Burke's project started with a series of experiments to enclose a form with linear material. This developed into ways of enclosing and replacing the human form with the most minimal means, endeavouring to retain some sense of a human presence. Burke settled on the use of stacking, the most basic method of construction.
The generalised nature of the resultant form detracts from the reading as a specific person and communicated to Burke something more like a vessel or body trace, something both there and not there.
The transparency of form drew attention to the volume of the body, which brought to the artist's mind the language of the potter, which is littered with anthropomorphic terms such as lip, shoulder, foot, neck. The act of titling the work Vessel is a reversal of this practice.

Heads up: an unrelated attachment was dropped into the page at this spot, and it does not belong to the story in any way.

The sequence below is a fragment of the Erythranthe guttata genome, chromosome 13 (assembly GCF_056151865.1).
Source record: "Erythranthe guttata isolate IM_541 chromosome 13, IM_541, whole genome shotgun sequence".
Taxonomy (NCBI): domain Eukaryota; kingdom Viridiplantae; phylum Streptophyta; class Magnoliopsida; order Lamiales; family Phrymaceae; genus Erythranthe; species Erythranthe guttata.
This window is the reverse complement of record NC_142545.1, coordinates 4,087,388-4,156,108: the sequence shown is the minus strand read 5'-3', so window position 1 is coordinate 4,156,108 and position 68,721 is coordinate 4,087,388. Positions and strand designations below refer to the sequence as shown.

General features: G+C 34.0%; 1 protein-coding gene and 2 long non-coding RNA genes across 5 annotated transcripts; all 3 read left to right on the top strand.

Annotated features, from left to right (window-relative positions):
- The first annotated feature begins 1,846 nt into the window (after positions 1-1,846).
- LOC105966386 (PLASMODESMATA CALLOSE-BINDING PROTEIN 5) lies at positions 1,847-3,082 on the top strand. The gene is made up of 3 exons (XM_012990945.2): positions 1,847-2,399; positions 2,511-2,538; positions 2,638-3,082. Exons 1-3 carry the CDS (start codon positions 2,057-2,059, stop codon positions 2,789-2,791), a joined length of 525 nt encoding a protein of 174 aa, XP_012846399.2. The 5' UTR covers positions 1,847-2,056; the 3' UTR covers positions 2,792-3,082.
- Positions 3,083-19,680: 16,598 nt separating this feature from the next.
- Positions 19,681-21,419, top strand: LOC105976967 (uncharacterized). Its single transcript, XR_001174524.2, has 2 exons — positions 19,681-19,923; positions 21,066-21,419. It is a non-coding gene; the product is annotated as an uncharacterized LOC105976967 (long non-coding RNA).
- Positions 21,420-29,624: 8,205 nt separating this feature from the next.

On inverting the figure, the vessel-like property and implied lightness of form seemed to be intensified, and its sense of balance drew Burke's attention to the fact that the centre of gravity runs from the crown of the head to the feet, as if through the centre of being.